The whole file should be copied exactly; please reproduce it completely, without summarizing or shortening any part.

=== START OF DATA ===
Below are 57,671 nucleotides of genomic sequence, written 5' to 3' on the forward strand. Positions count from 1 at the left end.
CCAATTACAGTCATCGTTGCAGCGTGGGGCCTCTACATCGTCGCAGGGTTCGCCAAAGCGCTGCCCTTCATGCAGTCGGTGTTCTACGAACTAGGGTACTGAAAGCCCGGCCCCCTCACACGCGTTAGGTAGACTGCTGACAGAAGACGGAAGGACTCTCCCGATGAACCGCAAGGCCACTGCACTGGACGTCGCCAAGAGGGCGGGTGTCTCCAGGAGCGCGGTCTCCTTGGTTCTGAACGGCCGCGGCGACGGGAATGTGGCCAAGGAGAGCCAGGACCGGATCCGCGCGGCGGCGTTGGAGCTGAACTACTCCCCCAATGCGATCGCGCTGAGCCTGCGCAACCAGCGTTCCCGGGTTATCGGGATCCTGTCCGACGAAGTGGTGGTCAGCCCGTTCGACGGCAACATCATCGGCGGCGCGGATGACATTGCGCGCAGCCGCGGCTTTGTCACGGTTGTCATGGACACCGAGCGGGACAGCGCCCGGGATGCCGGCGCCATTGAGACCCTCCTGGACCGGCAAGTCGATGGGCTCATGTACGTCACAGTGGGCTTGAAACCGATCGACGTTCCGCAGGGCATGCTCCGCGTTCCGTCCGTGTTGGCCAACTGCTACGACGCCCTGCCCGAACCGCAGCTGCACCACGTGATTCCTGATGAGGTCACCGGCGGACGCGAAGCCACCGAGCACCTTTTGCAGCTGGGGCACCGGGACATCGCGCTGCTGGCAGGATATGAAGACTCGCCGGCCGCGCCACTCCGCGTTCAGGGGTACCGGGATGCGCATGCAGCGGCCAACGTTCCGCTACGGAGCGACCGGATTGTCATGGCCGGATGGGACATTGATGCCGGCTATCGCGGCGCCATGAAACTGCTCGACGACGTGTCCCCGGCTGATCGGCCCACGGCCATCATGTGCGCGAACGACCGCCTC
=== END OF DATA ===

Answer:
Below are 57,671 nucleotides of genomic sequence, written 5' to 3' on the forward strand. Positions count from 1 at the left end.
CCAATTACAGTCATCGTTGCAGCGTGGGGCCTCTACATCGTCGCAGGGTTCGCCAAAGCGCTGCCCTTCATGCAGTCGGTGTTCTACGAACTAGGGTACTGAAAGCCCGGCCCCCTCACACGCGTTAGGTAGACTGCTGACAGAAGACGGAAGGACTCTCCCGATGAACCGCAAGGCCACTGCACTGGACGTCGCCAAGAGGGCGGGTGTCTCCAGGAGCGCGGTCTCCTTGGTTCTGAACGGCCGCGGCGACGGGAATGTGGCCAAGGAGAGCCAGGACCGGATCCGCGCGGCGGCGTTGGAGCTGAACTACTCCCCCAATGCGATCGCGCTGAGCCTGCGCAACCAGCGTTCCCGGGTTATCGGGATCCTGTCCGACGAAGTGGTGGTCAGCCCGTTCGACGGCAACATCATCGGCGGCGCGGATGACATTGCGCGCAGCCGCGGCTTTGTCACGGTTGTCATGGACACCGAGCGGGACAGCGCCCGGGATGCCGGCGCCATTGAGACCCTCCTGGACCGGCAAGTCGATGGGCTCATGTACGTCACAGTGGGCTTGAAACCGATCGACGTTCCGCAGGGCATGCTCCGCGTTCCGTCCGTGTTGGCCAACTGCTACGACGCCCTGCCCGAACCGCAGCTGCACCACGTGATTCCTGATGAGGTCACCGGCGGACGCGAAGCCACCGAGCACCTTTTGCAGCTGGGGCACCGGGACATCGCGCTGCTGGCAGGATATGAAGACTCGCCGGCCGCGCCACTCCGCGTTCAGGGGTACCGGGATGCGCATGCAGCGGCCAACGTTCCGCTACGGAGCGACCGGATTGTCATGGCCGGATGGGACATTGATGCCGGCTATCGCGGCGCCATGAAACTGCTCGACGACGTGTCCCCGGCTGATCGGCCCACGGCCATCATGTGCGCGAACGACCGCCTC